Disagreement and Stock Prices in the JASDAQ -An Empirical Investigation Using Market Survey Data
This article empirically examines “disagreement” models using JASDAQ market data by exploiting institutional investors’ forecasts of future stock prices. We use the standard deviations of the one-month ahead forecasts of stock prices in the QSS Equity Survey as the measure of disagreement in the market. The results indicate that an increase in disagreement is associated with an increase in contemporaneous stock returns and lower average expected returns. In terms of the latter, while the survey data provides an average assessment of marketwide expectations, when disagreement is high the current market price tends to reflect the opinions of more optimistic market participants. These results contrast with comparable findings using TOPIX data (representing larger firms on the Tokyo Stock Exchange’s first section) that contradict the predictions of disagreement models. One reason posited is that firms on the JASDAQ market are much smaller and the number of market participants more limited. Accordingly, institutional “limits of arbitrage”, such as short-sale and liquidity constraints, are more binding and their influence on stock prices is thereby greater.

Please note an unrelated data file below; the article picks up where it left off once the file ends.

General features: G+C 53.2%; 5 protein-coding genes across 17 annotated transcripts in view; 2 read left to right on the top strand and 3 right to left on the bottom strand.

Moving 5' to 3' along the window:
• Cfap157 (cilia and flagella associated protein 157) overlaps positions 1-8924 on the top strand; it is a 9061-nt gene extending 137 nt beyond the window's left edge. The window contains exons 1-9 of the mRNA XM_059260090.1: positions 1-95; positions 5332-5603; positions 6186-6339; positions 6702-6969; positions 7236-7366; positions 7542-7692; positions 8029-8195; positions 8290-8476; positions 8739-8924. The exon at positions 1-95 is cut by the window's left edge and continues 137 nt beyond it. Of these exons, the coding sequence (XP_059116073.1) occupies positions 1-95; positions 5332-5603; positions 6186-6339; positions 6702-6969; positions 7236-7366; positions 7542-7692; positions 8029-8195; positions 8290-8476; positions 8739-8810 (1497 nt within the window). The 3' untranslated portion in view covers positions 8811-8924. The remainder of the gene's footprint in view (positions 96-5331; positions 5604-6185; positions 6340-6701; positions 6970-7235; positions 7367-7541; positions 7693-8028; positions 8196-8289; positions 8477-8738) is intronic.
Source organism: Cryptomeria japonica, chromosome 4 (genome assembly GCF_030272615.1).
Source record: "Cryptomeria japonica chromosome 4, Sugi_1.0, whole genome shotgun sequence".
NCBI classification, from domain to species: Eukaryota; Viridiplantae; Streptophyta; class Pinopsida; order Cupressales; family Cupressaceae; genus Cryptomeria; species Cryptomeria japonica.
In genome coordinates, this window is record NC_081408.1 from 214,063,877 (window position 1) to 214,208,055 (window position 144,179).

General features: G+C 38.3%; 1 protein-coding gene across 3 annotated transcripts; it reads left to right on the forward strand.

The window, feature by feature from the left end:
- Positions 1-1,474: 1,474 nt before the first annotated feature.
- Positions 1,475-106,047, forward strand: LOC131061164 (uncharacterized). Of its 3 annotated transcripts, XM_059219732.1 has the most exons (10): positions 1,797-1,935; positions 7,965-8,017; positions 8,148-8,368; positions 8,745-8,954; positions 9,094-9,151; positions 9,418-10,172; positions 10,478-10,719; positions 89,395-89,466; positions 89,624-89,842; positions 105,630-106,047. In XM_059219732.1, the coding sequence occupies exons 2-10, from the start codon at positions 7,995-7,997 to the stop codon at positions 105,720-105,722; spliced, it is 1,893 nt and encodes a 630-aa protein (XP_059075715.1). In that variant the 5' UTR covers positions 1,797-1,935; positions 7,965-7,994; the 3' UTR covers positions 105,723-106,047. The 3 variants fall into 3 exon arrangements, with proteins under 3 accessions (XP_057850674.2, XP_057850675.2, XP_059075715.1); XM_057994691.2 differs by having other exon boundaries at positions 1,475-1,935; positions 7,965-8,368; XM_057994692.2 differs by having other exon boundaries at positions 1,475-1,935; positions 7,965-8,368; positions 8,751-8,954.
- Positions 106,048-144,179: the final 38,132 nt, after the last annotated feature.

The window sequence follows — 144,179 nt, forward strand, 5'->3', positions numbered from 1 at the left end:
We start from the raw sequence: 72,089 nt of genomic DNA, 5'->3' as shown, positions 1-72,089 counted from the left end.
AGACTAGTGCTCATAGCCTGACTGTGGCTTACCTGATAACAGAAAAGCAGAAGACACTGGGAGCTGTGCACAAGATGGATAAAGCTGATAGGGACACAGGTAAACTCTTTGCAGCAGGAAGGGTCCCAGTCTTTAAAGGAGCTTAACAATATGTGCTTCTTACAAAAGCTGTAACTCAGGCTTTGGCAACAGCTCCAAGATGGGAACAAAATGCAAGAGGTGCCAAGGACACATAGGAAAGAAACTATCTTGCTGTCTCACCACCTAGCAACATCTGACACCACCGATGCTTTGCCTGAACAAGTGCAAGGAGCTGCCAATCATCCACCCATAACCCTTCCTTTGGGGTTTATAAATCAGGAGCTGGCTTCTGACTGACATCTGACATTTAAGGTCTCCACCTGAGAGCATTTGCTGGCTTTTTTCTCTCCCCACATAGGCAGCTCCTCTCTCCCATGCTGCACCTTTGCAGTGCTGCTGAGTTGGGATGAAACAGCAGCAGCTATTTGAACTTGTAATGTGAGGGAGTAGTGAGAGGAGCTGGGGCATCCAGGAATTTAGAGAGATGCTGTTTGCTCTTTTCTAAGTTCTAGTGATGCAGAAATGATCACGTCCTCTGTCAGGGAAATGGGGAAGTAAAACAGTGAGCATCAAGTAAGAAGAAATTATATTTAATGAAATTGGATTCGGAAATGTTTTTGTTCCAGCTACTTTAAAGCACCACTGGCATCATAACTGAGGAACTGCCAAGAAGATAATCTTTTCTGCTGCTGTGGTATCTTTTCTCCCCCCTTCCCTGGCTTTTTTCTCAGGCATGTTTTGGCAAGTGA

This paper uses Japanese data to test the empirical implications of recent developments in behavioral finance, which we refer to as “disagreement” models. These models, starting with seminal contributions by Miller (1977), and Harrison and Kreps (1978), and surveyed in Hong and Stein (2007), display two key elements. First, they assume some disagreement or difference in opinion among investors over the valuation of assets. Second, some institutional factors, typically short-sales constraints, prevent the arbitrage mechanism from working completely. As a result, the market price tends to reflect the expectations of optimistic investors. Accordingly, the informational role of asset prices is partially confined and the market price can be persistently higher than the fundamentals.